I discuss Dante’s understanding that human existence is “ordered by two final goals” and how, for Dante, this understanding defines philosophy’s and revelation’s respective scopes of authority in guiding human conduct. Specifically, I show that, although Dante subordinates our earthly beatitude to spiritual beatitude in a way that seems to suggest the subordination of the authority of philosophy to that of revelation, he in fact limits philosophy’s scope to an arena in which its authority is not only legitimate but also (...)
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  12. Rudolph Allers (1939). Die Lehre von den Goettlichen Namen in der Summe Alexander von Hales. New Scholasticism 13 (1):78-80.
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  13. Maria Cambray I. Amenós (2013). Las Enfermedades de San Francisco de Asís. Franciscan Studies 70 (1):1-37.
    Primero de todo y antes de abordar el tema para someterlo a vuestra consideración tendría que pedir disculpas. Disculpas porque todo lo que voy a exponer no puede ser sino una aproximación de lo que pudo haber sucedido y lo es por varias razones. Primera, porque actualmente los médicos no nos atrevemos a dar ningún diagnóstico sin que exista el aval de una prueba radiológica o de laboratorio que, de manera concluyente, demuestre el origen del proceso patológico. Por ejemplo, en (...)
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  14. David Amico (1988). Bernard of Besse: Praises of Blessed Francis (Liber de laudibus Beati Francisci). Franciscan Studies 48 (1):213-268.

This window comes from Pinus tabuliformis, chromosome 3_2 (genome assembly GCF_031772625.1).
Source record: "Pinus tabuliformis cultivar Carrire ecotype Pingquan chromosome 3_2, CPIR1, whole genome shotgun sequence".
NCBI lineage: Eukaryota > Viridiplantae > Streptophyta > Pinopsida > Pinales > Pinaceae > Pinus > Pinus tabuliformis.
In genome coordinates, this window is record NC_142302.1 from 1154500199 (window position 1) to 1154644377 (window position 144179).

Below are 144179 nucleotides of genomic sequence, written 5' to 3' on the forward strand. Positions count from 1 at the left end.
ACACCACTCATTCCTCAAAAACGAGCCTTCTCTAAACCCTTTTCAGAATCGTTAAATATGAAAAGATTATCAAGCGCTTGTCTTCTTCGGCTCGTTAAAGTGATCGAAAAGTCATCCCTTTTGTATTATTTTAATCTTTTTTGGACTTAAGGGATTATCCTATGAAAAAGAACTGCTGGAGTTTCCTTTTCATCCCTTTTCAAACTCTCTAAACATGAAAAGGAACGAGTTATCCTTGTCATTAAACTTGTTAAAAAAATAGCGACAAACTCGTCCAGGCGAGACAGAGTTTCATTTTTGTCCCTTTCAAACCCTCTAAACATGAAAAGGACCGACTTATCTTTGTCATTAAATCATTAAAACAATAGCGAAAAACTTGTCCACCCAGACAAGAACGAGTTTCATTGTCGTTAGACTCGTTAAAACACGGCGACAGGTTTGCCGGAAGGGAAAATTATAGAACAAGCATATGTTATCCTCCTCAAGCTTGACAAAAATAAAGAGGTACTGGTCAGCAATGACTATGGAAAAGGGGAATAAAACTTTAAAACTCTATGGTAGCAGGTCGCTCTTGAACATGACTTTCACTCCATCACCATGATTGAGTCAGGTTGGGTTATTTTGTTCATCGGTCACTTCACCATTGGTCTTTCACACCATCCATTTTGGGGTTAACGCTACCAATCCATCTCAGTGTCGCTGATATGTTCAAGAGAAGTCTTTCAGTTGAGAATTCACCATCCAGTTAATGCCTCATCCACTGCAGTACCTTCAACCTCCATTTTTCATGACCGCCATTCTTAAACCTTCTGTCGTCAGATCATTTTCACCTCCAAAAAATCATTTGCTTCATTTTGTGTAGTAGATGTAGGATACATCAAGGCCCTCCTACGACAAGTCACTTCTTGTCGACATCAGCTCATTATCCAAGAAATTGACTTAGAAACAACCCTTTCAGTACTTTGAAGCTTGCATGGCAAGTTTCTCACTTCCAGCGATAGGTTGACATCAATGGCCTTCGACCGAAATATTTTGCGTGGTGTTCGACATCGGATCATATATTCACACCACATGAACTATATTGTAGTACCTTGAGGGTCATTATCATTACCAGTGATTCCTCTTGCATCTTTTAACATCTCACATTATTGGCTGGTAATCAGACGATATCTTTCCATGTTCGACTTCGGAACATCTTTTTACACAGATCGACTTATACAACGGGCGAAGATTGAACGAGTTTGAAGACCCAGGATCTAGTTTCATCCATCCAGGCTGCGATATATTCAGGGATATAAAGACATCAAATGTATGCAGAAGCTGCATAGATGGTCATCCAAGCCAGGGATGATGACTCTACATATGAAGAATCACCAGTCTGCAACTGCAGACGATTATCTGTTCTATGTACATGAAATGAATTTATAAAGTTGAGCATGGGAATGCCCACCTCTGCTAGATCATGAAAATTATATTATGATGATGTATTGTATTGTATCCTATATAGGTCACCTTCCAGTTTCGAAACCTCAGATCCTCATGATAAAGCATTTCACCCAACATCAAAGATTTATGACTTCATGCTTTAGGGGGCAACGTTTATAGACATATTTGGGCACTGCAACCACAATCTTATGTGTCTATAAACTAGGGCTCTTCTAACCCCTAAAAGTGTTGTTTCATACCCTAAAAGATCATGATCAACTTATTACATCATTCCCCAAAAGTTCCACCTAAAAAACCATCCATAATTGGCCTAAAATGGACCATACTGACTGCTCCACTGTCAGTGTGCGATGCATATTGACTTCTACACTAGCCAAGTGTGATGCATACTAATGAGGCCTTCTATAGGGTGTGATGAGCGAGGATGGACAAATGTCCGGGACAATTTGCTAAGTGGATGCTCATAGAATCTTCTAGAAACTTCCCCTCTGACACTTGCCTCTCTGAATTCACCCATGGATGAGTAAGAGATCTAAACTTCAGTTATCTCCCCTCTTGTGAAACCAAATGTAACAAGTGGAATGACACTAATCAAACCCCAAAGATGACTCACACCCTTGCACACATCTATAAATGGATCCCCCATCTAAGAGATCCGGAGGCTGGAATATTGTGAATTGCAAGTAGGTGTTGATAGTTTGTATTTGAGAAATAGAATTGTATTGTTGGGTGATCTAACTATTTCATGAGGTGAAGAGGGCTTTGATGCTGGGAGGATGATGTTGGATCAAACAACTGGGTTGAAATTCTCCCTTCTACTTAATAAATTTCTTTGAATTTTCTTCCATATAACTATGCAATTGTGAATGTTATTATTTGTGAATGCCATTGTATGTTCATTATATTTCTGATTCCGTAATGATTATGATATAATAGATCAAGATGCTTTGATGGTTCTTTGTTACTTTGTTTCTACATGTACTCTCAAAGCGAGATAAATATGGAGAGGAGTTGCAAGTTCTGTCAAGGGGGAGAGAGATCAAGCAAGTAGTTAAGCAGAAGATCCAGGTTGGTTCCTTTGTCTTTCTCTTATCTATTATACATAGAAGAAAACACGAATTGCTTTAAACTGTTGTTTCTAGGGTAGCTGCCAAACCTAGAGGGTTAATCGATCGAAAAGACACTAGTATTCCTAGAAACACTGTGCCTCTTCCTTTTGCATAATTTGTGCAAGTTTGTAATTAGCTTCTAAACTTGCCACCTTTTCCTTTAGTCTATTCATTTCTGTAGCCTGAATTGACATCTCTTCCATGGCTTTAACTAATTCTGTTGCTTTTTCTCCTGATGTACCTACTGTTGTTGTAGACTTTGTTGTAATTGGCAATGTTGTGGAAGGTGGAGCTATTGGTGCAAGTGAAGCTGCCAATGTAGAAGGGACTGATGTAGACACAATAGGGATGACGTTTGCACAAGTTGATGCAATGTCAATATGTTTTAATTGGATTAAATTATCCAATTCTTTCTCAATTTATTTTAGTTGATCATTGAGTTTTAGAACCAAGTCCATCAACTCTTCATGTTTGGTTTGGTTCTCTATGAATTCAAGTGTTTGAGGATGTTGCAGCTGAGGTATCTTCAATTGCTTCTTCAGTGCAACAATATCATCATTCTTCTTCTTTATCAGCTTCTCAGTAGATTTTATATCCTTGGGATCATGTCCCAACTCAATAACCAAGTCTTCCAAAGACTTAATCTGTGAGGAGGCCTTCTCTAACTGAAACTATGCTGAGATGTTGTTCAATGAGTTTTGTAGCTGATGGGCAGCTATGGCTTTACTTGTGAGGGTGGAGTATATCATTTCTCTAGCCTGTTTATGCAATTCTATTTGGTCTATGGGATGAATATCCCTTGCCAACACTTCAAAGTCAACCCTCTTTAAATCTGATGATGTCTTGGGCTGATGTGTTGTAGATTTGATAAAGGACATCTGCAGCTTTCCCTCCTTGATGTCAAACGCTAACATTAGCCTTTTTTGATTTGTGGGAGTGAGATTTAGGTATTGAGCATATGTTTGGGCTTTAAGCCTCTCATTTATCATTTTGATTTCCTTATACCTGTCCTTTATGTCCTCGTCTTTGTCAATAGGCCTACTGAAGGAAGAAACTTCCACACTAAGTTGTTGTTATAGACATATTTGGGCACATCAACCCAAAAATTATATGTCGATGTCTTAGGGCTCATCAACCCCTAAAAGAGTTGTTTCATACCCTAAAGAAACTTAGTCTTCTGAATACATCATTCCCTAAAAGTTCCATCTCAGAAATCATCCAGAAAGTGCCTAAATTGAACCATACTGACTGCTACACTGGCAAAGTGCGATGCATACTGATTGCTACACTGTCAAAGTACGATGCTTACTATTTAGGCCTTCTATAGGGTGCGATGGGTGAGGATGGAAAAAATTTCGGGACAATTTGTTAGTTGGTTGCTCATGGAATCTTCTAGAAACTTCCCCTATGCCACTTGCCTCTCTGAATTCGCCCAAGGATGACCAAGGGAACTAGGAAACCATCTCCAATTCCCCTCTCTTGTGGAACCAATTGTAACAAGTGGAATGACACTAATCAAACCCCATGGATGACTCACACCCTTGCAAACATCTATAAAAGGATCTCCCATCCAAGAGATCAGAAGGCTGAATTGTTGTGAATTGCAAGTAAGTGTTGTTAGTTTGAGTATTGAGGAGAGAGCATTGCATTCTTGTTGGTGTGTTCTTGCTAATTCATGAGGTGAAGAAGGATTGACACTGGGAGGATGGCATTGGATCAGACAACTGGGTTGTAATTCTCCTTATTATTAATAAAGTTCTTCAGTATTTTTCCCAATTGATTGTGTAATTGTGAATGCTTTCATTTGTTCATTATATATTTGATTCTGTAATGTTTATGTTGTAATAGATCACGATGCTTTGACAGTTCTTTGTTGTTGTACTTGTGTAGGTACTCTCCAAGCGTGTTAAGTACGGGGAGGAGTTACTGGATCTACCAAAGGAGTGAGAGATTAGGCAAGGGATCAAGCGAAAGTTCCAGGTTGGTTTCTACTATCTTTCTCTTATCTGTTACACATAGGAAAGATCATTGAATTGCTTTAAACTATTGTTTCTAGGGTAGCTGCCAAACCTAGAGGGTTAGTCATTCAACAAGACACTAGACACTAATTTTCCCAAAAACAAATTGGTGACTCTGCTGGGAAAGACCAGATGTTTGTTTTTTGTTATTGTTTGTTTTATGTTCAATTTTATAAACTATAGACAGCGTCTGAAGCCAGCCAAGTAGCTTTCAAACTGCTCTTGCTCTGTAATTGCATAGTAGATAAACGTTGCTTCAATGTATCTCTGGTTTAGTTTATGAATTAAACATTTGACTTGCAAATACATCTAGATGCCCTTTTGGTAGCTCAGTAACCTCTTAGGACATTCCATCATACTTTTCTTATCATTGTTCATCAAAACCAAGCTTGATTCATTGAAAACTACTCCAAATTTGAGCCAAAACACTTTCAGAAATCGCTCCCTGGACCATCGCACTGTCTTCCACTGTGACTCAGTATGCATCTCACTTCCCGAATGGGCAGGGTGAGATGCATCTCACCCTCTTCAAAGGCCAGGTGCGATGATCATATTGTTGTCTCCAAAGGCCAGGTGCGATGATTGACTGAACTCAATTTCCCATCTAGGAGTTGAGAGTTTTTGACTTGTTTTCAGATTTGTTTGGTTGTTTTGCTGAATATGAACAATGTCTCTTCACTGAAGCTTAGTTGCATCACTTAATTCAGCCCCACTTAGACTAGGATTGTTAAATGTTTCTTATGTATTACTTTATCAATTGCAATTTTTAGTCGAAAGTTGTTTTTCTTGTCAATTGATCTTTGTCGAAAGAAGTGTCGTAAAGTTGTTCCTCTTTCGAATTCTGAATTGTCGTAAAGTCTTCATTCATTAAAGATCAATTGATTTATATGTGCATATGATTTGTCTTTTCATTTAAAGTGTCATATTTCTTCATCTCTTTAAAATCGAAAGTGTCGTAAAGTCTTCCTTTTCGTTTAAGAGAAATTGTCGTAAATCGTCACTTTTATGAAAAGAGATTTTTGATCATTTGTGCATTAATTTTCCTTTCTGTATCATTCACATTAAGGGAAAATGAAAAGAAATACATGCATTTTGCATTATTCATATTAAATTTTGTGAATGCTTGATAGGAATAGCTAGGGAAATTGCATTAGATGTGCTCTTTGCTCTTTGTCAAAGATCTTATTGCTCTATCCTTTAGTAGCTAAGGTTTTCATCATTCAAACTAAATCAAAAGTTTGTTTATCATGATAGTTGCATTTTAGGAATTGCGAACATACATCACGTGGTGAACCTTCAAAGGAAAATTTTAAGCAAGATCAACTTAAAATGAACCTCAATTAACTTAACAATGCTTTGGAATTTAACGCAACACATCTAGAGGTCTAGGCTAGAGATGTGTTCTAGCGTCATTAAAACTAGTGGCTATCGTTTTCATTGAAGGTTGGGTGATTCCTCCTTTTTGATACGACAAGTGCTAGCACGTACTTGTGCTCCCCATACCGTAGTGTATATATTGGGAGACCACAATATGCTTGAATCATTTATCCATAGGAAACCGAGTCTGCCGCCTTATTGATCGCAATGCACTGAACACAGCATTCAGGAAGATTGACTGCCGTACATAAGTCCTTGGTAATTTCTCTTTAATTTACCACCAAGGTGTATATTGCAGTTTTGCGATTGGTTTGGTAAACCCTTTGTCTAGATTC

15. Robert Andrews (2001). Question Commentaries on the Categories in the Thirteenth Century. Medioevo 26:265-326.
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  16. Asadeh M. Ansari (2012). Theo Kobusch, Die Philosophie des Hoch- und Spatmittelalters. Bochumer Philosophisches Jahrbuch Fur Antike Und Mittelalter 15 (1):293-297.
  17. H. Anzulewicz (2001). Aeternitas—Aevum—Tempus: The Concept of Time in the System of Albert the Great. In Pasquale Porro (ed.), The Medieval Concept of Time: Studies on the Scholastic Debate and its Reception in Early Modern Philosophy. Brill. 83--129.
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  18. Benedict M. Ashley (1996). Albertus Magnus on Aristotle's Metaphysics, Bk. I, Tr. 1. American Catholic Philosophical Quarterly 70 (1):137-155.
  19. Benedict M. Ashley (1987). Graceful Reason: Essays in Ancient and Medieval Philosophy Presented to Joseph Owens, CSSR. Edited by Lloyd P. Gerson. Modern Schoolman 64 (2):124-125.
  20. E. Jennifer Ashworth (1981). The Problems of Relevance and Order in Obligational Disputations: Some Late Fourteenth Century Views. Medioevo 7:175-193.
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  21. Erline Jennifer Ashworth (1991). A Thirteenth-Century Interpretation of Aristotle on Equivocation and Analogy. Canadian Journal of Philosophy 21 (sup1):85-101.
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  22. Christoph Asmuth (1999). Norbert Winkler, Meister Eckhart zur Einführung. Bochumer Philosophisches Jahrbuch Fur Antike Und Mittelalter 4 (1):263-267.
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  23. Piotr Augustyniak (2011). Bóg Mistrza Eckharta wobec Nietzscheańskiej krytyki chrześcijaństwa. ARGUMENT 1 (2):211-224.
    English title: Master Eckhart’s God Confronted with Nietzschean Critique of Christianity. Author tries to demonstrate that the way of thinking about Christian God developed in the late Middle Ages by Master Eckhart goes beyond the interpretation which underlies Nietzsche’s criticism of Christianity as a religion of the other world. In the paper, Author first presents the said criticism, followed by the vision of God outlined by Eckhart. He demonstrates that Christianity, criticized by Nietzsche, uses a commonsense vision of God’s transcendence (...)